Psalm 104:2, Spurgeon

Verse 2. Who coverest thyself with light as with a garment: wrapping the light about him as a monarch puts on his robe. The conception is sublime: but it makes us feel how altogether inconceivable the personal glory of the Lord must be; if light itself is but his garment and veil, what must be the blazing splendour of his own essential being! We are lost in astonishment, and dare not pry into the mystery lest we be blinded by its insufferable glory. Who stretchest out the heavens like a curtain—within which he might dwell. Light was created on the first day and the firmament upon the second, so that they fitly follow each other in this verse. Oriental princes put on their glorious apparel and then sit in state within curtains, and the Lord is spoken of under that image: but how far above all comprehension the figure must be lifted, since the robe is essential light, to which suns and moons owe their brightness, and the curtain is the azure sky studded with stars for gems. This is a substantial argument for the truth with which the psalmist commenced his song, “O Lord my God, thou art very great.”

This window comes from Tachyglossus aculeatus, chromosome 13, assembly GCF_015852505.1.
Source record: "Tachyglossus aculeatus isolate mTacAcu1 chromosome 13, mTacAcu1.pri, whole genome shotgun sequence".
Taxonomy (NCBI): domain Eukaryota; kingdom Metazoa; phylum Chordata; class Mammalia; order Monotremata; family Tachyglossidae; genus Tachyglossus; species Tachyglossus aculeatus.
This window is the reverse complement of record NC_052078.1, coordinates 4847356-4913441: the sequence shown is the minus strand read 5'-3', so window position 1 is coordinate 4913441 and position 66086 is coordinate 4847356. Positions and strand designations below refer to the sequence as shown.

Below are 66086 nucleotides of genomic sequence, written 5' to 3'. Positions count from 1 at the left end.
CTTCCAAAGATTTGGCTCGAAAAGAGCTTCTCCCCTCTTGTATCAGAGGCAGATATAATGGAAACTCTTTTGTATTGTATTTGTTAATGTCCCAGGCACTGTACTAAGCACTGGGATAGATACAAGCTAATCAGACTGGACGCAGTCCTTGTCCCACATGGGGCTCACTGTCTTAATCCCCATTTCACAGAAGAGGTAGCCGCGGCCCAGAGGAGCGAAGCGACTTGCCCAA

Advertisements